The timing of the decision
Illumina also argued that the referral request was submitted after the expiry of the time limit set out in Article 22 – i.e. 15 working days after the transaction was “made known” to the Member States. According to Illumina, this happened significantly earlier than 19 February 2021, because the deal had been publicly announced in September 2020.
The General Court dismissed this argument, concluding that making a deal known to Member States requires the active transmission of information to Member States, allowing them to make an assessment of whether the necessary conditions for the purposes of an Article 22 referral are met. The General Court specified that active transmission happened through the Commission’s invitation letter sent in February 2021, and so the referral request was made in good time.
The General Court did consider that a period of 47 days between receipt of the complaint and dispatch of the invitation letter was unreasonable. However, it concluded that the Commission’s failure to comply with a reasonable time limit did not affect Illumina’s rights of defence.
The protection of legitimate expectations
The General Court also rejected Illumina’s plea alleging that the new Article 22 approach and guidance violated legal certainty and its legitimate expectations. Relying on existing case law, the General Court held that Illumina had failed to demonstrate that it had obtained precise, unconditional, and consistent assurances from the Commission in relation to the merger at issue or in relation to mergers that did not fall within the scope of national merger control rules in general.
What to expect
By validating the Commission’s policy reversal, the General Court’s judgment introduces a new layer of regulatory complexity for parties engaging in M&A transactions with a potential EU nexus. The EU Competition Commissioner Margrethe Vestager has already announced that there are a few other acquisitions on the Commission’s merger control radar, so more enforcement of this kind is likely to follow. The separate question of whether or not Illumina will be found to have engaged in gun jumping will also be key in confirming the level of risk to which parties will be exposed.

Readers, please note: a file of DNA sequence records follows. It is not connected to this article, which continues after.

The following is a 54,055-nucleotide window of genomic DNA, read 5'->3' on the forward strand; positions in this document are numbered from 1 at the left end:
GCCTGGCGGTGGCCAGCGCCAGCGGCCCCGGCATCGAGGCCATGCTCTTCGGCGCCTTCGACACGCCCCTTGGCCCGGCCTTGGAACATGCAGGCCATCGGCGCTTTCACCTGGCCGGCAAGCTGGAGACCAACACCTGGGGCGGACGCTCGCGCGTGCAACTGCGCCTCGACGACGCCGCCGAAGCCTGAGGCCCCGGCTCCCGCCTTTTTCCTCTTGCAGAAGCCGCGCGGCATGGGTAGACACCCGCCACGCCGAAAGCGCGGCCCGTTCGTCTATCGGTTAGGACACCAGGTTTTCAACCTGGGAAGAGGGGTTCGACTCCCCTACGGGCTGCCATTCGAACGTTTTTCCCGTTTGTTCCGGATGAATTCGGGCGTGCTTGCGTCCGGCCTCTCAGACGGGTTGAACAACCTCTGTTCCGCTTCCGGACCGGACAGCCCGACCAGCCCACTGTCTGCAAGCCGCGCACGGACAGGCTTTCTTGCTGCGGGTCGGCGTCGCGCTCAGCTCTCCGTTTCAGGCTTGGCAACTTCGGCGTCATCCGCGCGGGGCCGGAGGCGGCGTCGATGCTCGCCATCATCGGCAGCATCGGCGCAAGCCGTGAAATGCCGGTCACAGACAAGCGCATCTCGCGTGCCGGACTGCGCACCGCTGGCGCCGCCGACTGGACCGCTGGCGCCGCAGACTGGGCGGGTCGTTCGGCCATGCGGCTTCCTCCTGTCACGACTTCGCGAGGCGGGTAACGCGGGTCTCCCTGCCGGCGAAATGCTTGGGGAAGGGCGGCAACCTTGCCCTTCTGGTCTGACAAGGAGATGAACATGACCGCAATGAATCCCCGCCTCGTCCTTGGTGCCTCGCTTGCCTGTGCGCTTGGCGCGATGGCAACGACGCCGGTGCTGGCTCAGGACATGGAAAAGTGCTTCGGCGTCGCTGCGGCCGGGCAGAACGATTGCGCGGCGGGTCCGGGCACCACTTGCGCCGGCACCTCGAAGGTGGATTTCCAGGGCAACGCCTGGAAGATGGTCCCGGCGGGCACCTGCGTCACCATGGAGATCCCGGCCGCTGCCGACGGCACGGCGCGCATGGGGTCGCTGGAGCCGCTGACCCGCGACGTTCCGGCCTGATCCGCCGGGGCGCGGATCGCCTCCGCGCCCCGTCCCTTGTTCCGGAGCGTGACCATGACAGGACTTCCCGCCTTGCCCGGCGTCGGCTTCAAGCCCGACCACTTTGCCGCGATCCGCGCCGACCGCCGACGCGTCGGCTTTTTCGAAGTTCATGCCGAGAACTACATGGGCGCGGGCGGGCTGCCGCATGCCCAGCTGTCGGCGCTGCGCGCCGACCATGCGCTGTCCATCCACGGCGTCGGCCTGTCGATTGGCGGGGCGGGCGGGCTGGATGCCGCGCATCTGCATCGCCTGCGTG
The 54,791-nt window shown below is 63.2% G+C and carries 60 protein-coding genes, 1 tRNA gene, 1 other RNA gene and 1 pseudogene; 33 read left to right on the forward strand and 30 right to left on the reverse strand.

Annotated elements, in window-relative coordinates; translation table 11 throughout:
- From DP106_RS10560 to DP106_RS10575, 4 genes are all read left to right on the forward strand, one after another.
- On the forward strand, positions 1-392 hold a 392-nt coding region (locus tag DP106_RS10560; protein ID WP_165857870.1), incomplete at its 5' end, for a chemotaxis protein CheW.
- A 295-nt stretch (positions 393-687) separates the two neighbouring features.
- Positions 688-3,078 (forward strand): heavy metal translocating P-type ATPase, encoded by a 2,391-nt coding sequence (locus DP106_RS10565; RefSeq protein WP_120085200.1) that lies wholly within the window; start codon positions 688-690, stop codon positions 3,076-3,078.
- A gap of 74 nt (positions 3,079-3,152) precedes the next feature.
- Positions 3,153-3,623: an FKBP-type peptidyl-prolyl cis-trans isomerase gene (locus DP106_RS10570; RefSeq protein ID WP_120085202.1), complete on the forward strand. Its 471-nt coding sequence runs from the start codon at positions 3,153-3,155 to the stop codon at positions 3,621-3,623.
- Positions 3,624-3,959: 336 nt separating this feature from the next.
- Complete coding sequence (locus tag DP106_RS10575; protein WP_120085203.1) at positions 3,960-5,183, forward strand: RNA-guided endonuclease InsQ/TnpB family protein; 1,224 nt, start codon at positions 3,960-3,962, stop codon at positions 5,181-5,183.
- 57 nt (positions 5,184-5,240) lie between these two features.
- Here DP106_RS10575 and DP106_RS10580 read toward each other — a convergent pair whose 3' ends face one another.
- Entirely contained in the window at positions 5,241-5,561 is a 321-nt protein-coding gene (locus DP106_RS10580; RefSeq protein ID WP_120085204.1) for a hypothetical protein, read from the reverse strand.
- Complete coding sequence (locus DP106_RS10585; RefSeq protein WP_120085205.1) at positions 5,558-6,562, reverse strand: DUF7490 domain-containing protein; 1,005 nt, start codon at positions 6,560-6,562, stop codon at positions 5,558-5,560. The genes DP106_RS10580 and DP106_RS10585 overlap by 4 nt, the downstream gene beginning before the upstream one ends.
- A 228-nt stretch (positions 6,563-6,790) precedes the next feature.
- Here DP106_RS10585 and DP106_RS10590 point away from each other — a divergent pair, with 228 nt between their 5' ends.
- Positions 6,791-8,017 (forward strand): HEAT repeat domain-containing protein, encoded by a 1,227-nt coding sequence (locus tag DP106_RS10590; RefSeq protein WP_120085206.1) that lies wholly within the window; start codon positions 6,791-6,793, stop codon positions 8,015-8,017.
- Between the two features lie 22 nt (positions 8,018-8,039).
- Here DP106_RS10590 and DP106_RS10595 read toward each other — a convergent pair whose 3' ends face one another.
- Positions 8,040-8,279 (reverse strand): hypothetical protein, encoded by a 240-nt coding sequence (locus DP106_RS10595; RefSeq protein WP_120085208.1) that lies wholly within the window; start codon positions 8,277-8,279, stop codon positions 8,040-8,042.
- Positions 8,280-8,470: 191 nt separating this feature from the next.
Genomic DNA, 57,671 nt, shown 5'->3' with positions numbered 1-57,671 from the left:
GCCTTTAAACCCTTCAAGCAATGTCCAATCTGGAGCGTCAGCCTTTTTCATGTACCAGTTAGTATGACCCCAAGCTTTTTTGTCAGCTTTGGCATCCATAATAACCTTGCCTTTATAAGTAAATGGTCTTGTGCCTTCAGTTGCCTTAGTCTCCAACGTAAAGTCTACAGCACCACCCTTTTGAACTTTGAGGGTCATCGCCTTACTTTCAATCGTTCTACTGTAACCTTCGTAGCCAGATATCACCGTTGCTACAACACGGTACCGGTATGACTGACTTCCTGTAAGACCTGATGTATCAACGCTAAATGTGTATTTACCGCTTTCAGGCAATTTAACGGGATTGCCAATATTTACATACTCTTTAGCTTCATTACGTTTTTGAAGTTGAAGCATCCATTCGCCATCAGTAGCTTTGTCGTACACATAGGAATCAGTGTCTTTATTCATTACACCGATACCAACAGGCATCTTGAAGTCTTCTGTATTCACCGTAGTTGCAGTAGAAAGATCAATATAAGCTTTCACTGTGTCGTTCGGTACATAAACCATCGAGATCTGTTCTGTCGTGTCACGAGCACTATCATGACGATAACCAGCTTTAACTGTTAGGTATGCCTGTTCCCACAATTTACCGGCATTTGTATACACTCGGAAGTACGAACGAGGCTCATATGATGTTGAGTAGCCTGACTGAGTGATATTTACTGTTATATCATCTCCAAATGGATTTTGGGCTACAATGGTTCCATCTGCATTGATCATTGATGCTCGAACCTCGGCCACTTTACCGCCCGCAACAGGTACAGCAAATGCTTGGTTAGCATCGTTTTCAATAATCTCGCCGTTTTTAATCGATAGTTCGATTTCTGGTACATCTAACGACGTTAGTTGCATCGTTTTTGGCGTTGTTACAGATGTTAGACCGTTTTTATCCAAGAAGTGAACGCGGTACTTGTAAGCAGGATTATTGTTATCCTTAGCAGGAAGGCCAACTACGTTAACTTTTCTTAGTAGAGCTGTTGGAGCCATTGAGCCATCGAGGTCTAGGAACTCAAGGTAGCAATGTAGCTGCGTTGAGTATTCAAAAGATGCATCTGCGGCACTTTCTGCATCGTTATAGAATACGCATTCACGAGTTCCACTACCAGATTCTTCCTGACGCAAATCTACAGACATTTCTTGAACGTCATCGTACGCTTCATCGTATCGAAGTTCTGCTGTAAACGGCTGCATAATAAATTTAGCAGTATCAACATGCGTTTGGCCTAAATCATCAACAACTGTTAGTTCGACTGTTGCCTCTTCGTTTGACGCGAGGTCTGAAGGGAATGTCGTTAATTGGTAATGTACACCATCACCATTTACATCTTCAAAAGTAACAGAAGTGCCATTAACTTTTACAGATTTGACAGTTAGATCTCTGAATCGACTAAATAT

Even though the Commission is likely to focus on the digital and pharmaceutical sectors, the new approach potentially applies to any transaction not meeting merger control thresholds, particularly where the turnover of the target does not reflect its actual or future competitive potential. While Article 22 requires that transactions must affect trade between Member States and threaten significantly to affect competition within the territory of the Member States making the request, the test gives the Commission considerable flexibility to find jurisdiction if it wants to review a merger. The Commission’s new approach aligns with pre-existing risks of intervention from other regulators with more flexible merger control thresholds, for example, the UK Competition and Markets Authority (“CMA”).
As the risk of referral may have strategic impact on transactions, parties to non-reportable deals (especially in the digital and pharmaceutical sectors) should assess the risk of the Commission seeking to assert jurisdiction under Article 22. Where there is a material risk of intervention, it may be necessary to consider providing for intervention risk in transaction documents (in particular including efforts clauses to ensure timely cooperation and closing conditions and risk allocation provisions that can accommodate a possible referral process). A contractual ability to suspend completion could be especially important to prevent exposure to gun jumping risk. Companies also have the option to engage with national competition authorities and the Commission on an upfront basis in order to assess and manage the risk of intervention.
Although Article 22 intervention will not be used extensively, we expect to see more examples of this in the future, especially in technology markets, where transactions often fall beneath merger control thresholds. This tool could become particularly attractive to the Commission upon entry into force of the forthcoming Digital Markets Act, which will require companies with “gatekeeper” status to notify the Commission when acquiring any targets that provide “core platform services”. Article 22 could then be used to create a basis for jurisdiction in circumstances where the deals might otherwise have never have come to the Commission’s attention.